Discussion Questions - Inequality

  • Strolovich examines whether or not interest groups represent disadvantaged groups. What additional ways can you think of (or do the other authors this week suggest) to potentially increase representation of these groups or improve political equality in general?
  • Does your response to Verba's question "Would the Dream of Political Equality Turn out to be a Nightmare?" differ from the author's?


In respect to the first question, one common method is creating a state agency/council that is charged on advocating for marginalized groups. In Minnesota, for instance, there are numerous councils claiming to represent marginalized and disadvantaged subgroups such as African-Americans, Asian and pacific islanders, and youth. While this approach is not perfect because issues of intersectionality still exist, it does help bolster attention given to these groups because they are given public visibility by statute and they have a constant funding stream by law (although the steam may fluctuate depending on the happenings of a legislative session). In addition, this approach does provide a means for increased focus on disadvantaged subgroups because councils do not necessarily need to appease a wide array of funders or even a group of major donors who give financial resources with strings attached. In general, a dual approach, with government councils/agencies partnering with third-party organizations (i.e. nonprofits), will probably yield the best results for marginalized groups in the long-run.

Verba's in-depth look into the pros and cons of political equality (mostly in the sense of equal voice in political matters) was engaging and I agree with him for the most part. Spelling out the cons of political equality, especially in an academic piece, is no easy task. Because the article's scope was around the current state of affairs instead of how we can change the system so these populations can develop a stronger political voice made reading some of his statements in support of political inequality difficult. I may be considered idealistic but I am a firm believer in access and accommodations for full participation in all activities. I understand that the current system would potentially become "overloaded", but relevant stakeholders should always be engaged and these activities should be approached with an understanding that the political system has been built with the values and perspectives by people of white, western European heritage. The populations who are not as active politically and are not as strongly represented have a unique view of some of the programs and issues that more directly impact them. I don't feel that the political system will become "overloaded" anytime soon, if representatives and certain interest groups figure out a way to better engage these populations and ensure their continued participation.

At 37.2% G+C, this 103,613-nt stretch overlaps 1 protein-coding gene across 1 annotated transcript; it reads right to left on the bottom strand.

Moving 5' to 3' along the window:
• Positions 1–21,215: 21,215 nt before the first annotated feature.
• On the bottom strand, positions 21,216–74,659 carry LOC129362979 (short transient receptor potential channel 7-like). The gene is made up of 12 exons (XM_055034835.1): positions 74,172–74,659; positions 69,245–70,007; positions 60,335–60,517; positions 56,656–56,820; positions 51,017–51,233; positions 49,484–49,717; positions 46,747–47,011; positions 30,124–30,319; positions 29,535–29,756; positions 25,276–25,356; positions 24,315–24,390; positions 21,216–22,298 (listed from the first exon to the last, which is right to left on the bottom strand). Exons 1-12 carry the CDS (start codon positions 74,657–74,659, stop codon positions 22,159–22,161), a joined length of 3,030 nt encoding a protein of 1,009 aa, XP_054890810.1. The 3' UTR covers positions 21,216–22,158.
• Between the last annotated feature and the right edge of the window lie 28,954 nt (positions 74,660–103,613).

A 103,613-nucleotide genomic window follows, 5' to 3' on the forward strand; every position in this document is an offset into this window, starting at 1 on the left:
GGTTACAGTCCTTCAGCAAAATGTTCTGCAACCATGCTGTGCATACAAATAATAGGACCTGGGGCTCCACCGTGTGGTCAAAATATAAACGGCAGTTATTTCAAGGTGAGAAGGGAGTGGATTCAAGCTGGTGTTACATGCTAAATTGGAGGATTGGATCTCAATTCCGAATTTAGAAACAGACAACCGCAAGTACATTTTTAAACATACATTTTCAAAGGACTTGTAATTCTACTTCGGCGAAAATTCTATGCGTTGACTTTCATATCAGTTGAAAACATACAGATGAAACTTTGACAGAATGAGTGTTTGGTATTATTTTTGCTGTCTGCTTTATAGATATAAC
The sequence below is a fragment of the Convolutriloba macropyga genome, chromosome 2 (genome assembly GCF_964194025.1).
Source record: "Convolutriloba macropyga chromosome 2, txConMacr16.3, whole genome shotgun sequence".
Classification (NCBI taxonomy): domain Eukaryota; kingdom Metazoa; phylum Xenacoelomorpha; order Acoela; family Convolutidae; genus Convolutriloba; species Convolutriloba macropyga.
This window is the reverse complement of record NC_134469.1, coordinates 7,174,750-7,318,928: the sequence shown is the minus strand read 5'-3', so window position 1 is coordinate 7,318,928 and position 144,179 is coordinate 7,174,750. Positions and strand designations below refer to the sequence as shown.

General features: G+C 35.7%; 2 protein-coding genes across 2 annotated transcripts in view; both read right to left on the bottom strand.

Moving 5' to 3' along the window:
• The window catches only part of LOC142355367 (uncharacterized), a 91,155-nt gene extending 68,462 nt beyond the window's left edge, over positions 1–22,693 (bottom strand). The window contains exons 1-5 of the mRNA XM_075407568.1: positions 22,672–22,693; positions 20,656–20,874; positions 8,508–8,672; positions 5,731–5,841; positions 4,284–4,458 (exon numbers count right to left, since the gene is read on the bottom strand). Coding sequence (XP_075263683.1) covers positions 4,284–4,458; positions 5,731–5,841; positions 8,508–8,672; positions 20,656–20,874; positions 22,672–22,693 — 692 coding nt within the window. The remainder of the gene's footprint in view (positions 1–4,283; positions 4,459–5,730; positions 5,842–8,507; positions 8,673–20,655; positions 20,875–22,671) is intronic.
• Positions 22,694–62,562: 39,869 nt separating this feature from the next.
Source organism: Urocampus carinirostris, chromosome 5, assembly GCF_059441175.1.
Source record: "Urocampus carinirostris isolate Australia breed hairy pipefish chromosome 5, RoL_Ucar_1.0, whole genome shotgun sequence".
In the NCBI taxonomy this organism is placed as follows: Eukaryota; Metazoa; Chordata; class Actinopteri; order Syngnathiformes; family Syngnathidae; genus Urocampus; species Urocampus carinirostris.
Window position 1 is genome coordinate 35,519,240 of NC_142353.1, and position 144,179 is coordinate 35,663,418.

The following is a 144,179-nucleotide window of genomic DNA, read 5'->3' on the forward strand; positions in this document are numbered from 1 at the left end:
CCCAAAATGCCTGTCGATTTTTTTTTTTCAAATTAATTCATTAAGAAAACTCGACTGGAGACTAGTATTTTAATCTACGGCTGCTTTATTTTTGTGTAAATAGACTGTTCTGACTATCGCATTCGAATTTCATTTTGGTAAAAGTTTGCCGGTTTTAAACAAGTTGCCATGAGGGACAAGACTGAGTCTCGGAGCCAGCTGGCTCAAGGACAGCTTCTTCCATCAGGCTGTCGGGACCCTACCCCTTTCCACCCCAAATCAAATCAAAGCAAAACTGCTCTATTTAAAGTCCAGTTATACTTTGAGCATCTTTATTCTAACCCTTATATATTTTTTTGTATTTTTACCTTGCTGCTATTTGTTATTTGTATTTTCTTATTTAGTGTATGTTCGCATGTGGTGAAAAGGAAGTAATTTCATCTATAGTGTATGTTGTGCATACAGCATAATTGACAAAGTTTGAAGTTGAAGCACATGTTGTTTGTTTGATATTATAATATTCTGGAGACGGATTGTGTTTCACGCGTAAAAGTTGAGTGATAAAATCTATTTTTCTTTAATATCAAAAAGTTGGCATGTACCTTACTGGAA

A number of the readings this week discussed the relationship of money to political influence. So how do we increase the representation of disadvantaged groups? Two ways to increase the representation of those with less money is to decrease the influence of those with a lot of money. This could be done by placing a cap on political spending thereby leveling the playing field, or by improving political spending disclosure requirements. If it is clear who money is coming from, it is easier to see what issue(s) they are trying to have influence over. Making that transparent potentially decreases the influence of those dollars. I do not think these are ideal or even politically feasible at this time but still worth considering.